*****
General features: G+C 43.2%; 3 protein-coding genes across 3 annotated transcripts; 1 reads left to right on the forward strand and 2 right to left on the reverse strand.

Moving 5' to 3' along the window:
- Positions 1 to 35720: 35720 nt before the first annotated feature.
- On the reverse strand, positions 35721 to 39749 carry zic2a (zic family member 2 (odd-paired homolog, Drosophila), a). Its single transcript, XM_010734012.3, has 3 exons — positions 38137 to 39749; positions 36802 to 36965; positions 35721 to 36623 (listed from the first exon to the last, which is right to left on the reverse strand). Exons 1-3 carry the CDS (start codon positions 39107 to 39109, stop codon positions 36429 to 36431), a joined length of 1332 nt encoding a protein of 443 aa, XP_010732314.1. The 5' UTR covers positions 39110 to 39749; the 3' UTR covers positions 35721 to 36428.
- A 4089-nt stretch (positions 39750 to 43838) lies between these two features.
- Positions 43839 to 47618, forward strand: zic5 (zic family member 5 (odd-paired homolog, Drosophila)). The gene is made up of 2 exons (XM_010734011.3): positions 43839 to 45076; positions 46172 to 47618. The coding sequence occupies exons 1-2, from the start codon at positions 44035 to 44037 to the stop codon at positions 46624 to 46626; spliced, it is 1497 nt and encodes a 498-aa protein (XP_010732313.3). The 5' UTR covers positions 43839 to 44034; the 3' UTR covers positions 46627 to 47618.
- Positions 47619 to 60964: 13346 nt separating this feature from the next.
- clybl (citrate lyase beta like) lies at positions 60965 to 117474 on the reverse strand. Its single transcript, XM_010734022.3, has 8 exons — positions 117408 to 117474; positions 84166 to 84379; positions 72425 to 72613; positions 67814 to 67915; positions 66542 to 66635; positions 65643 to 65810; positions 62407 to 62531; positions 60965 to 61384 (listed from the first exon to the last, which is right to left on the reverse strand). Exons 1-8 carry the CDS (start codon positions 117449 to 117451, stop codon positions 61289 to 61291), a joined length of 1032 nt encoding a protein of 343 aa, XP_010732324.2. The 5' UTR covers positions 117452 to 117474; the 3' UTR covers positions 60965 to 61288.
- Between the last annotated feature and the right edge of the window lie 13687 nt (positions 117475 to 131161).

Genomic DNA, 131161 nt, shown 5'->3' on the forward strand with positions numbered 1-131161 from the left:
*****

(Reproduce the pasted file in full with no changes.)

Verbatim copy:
General features: G+C 43.2%; 3 protein-coding genes across 3 annotated transcripts; 1 reads left to right on the forward strand and 2 right to left on the reverse strand.

Moving 5' to 3' along the window:
- Positions 1 to 35720: 35720 nt before the first annotated feature.
- On the reverse strand, positions 35721 to 39749 carry zic2a (zic family member 2 (odd-paired homolog, Drosophila), a). Its single transcript, XM_010734012.3, has 3 exons — positions 38137 to 39749; positions 36802 to 36965; positions 35721 to 36623 (listed from the first exon to the last, which is right to left on the reverse strand). Exons 1-3 carry the CDS (start codon positions 39107 to 39109, stop codon positions 36429 to 36431), a joined length of 1332 nt encoding a protein of 443 aa, XP_010732314.1. The 5' UTR covers positions 39110 to 39749; the 3' UTR covers positions 35721 to 36428.
- A 4089-nt stretch (positions 39750 to 43838) lies between these two features.
- Positions 43839 to 47618, forward strand: zic5 (zic family member 5 (odd-paired homolog, Drosophila)). The gene is made up of 2 exons (XM_010734011.3): positions 43839 to 45076; positions 46172 to 47618. The coding sequence occupies exons 1-2, from the start codon at positions 44035 to 44037 to the stop codon at positions 46624 to 46626; spliced, it is 1497 nt and encodes a 498-aa protein (XP_010732313.3). The 5' UTR covers positions 43839 to 44034; the 3' UTR covers positions 46627 to 47618.
- Positions 47619 to 60964: 13346 nt separating this feature from the next.
- clybl (citrate lyase beta like) lies at positions 60965 to 117474 on the reverse strand. Its single transcript, XM_010734022.3, has 8 exons — positions 117408 to 117474; positions 84166 to 84379; positions 72425 to 72613; positions 67814 to 67915; positions 66542 to 66635; positions 65643 to 65810; positions 62407 to 62531; positions 60965 to 61384 (listed from the first exon to the last, which is right to left on the reverse strand). Exons 1-8 carry the CDS (start codon positions 117449 to 117451, stop codon positions 61289 to 61291), a joined length of 1032 nt encoding a protein of 343 aa, XP_010732324.2. The 5' UTR covers positions 117452 to 117474; the 3' UTR covers positions 60965 to 61288.
- Between the last annotated feature and the right edge of the window lie 13687 nt (positions 117475 to 131161).

Genomic DNA, 131161 nt, shown 5'->3' on the forward strand with positions numbered 1-131161 from the left: